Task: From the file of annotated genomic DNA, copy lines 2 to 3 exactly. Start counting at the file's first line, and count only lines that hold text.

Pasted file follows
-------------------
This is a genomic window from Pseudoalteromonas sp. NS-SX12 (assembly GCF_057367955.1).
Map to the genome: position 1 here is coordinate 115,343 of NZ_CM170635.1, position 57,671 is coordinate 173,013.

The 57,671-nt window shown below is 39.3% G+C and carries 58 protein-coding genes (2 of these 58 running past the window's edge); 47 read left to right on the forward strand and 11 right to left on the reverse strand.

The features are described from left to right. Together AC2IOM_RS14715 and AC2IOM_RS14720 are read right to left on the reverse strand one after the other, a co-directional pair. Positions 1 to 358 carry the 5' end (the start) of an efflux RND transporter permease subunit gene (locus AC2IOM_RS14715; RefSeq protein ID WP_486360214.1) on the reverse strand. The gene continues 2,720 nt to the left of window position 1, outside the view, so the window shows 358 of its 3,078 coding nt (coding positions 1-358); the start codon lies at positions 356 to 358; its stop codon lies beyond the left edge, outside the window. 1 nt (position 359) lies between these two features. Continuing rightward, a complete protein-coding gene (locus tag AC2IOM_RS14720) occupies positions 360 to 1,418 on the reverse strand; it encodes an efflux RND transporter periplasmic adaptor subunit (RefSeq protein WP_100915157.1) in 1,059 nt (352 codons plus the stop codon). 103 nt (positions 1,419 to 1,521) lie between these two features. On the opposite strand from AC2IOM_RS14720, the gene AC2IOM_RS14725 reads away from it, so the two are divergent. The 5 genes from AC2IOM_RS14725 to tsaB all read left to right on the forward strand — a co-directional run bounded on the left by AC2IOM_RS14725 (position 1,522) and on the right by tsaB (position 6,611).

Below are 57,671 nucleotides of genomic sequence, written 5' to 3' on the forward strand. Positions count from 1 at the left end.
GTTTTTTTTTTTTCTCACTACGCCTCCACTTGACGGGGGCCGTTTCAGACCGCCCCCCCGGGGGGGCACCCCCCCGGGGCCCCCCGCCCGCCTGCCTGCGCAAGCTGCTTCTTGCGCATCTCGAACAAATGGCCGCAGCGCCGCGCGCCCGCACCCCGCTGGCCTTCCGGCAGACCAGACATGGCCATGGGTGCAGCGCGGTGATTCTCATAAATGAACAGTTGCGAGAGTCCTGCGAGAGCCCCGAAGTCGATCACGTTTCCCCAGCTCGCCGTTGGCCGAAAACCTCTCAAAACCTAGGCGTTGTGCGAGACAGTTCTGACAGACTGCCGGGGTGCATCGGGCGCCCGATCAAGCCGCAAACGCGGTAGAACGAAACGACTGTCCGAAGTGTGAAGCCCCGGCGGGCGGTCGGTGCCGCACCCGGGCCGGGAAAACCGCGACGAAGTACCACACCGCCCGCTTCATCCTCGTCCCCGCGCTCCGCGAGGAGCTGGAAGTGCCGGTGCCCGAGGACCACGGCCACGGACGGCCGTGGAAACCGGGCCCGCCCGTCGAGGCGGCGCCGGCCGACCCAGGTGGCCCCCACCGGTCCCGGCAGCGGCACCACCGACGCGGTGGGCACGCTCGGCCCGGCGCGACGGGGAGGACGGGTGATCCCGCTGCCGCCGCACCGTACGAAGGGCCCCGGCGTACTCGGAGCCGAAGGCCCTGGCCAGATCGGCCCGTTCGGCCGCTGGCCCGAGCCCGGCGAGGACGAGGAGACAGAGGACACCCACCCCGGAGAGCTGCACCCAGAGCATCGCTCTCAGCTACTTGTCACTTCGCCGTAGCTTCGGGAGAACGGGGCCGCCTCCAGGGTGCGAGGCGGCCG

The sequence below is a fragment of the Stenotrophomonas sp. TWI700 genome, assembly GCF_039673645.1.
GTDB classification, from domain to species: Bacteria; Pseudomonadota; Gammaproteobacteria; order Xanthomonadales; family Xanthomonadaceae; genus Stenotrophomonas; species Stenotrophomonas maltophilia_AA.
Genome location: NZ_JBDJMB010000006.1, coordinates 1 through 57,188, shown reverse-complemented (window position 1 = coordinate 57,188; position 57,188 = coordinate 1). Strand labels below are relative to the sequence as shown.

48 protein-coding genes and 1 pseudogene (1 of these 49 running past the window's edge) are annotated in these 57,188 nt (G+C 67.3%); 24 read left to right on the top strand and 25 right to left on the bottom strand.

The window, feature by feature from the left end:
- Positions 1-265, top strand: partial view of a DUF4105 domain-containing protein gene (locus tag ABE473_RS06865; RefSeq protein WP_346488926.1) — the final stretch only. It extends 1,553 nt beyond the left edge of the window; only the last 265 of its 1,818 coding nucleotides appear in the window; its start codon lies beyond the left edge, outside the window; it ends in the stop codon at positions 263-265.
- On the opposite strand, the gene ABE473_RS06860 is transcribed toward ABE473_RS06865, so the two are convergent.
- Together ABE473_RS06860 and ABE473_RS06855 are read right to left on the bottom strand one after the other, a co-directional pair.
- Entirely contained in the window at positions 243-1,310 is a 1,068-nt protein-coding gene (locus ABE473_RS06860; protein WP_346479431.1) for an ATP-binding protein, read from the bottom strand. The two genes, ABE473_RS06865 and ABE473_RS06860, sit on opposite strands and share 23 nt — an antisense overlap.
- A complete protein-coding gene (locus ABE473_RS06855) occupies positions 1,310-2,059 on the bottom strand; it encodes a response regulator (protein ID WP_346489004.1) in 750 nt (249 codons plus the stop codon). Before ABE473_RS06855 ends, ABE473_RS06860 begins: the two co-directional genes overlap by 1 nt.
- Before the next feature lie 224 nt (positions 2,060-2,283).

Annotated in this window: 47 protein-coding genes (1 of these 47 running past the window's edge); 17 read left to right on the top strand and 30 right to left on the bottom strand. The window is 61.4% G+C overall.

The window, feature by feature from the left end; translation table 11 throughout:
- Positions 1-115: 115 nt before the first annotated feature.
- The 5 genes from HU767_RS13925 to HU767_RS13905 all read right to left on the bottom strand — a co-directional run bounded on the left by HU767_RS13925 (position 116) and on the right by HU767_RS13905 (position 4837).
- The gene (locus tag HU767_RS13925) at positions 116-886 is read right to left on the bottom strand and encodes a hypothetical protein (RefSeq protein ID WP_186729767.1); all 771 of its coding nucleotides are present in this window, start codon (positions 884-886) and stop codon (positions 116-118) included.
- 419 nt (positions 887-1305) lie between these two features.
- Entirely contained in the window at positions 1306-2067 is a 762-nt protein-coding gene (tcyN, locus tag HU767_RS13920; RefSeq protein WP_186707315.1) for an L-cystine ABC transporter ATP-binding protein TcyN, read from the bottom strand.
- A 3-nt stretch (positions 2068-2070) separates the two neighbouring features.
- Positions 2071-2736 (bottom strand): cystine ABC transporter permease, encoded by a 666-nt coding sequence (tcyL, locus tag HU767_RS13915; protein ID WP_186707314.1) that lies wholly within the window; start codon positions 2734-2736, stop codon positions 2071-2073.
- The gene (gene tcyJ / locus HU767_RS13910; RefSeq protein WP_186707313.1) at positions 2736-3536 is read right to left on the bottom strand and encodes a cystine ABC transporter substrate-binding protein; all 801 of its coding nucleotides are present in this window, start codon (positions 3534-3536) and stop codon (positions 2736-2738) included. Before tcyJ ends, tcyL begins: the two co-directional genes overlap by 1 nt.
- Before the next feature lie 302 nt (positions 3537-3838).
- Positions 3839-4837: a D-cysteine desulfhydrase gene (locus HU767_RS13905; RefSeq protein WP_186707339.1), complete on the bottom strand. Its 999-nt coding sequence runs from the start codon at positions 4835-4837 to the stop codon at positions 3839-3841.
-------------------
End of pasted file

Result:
Map to the genome: position 1 here is coordinate 115,343 of NZ_CM170635.1, position 57,671 is coordinate 173,013.

The 57,671-nt window shown below is 39.3% G+C and carries 58 protein-coding genes (2 of these 58 running past the window's edge); 47 read left to right on the forward strand and 11 right to left on the reverse strand.